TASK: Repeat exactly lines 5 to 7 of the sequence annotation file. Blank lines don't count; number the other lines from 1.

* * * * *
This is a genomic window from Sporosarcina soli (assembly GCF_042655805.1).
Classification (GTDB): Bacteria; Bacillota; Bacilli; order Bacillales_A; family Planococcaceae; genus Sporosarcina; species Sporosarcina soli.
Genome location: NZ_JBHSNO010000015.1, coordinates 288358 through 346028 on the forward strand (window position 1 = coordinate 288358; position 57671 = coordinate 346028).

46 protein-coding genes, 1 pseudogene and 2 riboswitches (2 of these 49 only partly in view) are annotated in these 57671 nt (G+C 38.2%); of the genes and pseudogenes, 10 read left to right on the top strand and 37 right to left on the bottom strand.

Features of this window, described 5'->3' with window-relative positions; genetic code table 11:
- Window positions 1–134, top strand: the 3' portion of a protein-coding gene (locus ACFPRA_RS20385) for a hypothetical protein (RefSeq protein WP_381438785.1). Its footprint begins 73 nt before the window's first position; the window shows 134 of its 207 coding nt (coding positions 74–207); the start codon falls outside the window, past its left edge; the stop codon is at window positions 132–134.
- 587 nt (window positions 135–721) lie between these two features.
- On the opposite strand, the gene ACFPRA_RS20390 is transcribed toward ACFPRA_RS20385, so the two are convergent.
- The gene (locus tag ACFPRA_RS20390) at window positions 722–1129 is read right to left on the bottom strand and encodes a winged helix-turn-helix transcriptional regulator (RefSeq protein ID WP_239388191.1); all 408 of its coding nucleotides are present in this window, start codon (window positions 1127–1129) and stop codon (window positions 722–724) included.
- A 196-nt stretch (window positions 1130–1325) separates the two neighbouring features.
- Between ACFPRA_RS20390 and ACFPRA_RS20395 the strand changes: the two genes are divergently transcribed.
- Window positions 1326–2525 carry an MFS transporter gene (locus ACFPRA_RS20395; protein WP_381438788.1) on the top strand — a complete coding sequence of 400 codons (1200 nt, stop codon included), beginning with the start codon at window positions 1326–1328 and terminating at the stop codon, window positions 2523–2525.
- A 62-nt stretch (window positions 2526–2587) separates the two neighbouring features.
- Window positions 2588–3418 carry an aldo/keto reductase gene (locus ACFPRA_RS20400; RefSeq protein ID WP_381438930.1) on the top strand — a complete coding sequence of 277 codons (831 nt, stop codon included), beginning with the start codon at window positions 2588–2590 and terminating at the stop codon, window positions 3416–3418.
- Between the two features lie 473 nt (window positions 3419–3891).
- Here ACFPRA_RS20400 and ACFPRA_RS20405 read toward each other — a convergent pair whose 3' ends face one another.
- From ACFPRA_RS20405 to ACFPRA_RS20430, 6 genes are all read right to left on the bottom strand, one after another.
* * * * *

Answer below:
Features of this window, described 5'->3' with window-relative positions; genetic code table 11:
- Window positions 1–134, top strand: the 3' portion of a protein-coding gene (locus ACFPRA_RS20385) for a hypothetical protein (RefSeq protein WP_381438785.1). Its footprint begins 73 nt before the window's first position; the window shows 134 of its 207 coding nt (coding positions 74–207); the start codon falls outside the window, past its left edge; the stop codon is at window positions 132–134.
- 587 nt (window positions 135–721) lie between these two features.